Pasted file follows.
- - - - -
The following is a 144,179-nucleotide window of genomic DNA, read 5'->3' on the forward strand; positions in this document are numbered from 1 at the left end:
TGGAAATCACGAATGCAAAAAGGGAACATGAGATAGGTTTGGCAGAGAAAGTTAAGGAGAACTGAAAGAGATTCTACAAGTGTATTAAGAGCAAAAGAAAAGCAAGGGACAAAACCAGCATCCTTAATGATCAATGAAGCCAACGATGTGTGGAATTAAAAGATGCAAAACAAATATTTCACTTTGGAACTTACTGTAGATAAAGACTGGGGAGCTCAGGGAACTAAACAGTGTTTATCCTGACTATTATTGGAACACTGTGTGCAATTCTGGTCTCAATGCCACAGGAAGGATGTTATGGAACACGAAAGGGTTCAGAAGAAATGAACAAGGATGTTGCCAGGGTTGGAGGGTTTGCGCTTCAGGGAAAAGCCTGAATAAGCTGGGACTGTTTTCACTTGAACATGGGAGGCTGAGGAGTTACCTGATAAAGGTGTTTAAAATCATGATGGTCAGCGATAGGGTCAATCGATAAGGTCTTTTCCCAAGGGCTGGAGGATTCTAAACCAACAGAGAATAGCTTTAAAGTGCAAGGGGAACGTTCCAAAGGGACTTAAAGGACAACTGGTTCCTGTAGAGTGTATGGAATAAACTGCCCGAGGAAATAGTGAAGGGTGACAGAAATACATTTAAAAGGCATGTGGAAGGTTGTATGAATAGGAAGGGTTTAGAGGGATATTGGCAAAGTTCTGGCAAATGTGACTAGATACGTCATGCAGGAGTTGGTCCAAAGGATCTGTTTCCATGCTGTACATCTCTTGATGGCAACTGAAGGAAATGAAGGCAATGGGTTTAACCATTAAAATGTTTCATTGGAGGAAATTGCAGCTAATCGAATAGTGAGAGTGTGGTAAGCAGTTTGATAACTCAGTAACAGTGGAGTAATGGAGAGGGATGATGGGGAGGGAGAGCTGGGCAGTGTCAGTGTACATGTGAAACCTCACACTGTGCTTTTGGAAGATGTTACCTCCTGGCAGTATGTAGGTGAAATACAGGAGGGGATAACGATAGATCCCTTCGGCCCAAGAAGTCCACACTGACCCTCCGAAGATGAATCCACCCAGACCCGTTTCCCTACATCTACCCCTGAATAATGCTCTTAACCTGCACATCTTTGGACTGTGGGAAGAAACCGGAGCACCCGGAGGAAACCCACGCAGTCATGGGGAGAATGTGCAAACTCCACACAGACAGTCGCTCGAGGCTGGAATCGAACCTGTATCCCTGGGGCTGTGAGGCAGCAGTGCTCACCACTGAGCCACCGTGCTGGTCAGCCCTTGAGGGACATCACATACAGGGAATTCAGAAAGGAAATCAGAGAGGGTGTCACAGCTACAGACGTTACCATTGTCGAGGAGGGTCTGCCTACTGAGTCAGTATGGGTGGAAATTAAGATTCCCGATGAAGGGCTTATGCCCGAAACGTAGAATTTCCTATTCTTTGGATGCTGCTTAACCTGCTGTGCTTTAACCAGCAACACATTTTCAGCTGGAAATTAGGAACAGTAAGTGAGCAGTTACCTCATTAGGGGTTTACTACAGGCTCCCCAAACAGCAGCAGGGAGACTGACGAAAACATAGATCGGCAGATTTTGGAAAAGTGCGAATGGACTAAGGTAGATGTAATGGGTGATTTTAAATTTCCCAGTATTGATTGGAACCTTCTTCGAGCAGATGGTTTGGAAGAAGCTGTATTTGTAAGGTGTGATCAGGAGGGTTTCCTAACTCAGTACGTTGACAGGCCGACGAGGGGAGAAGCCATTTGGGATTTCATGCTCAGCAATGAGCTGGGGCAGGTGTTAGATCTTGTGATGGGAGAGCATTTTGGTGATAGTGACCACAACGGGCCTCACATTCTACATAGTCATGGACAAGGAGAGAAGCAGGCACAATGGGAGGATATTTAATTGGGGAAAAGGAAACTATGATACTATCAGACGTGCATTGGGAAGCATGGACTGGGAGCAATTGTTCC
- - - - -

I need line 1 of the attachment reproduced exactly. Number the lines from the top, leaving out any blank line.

The following is a 144,179-nucleotide window of genomic DNA, read 5'->3' on the forward strand; positions in this document are numbered from 1 at the left end: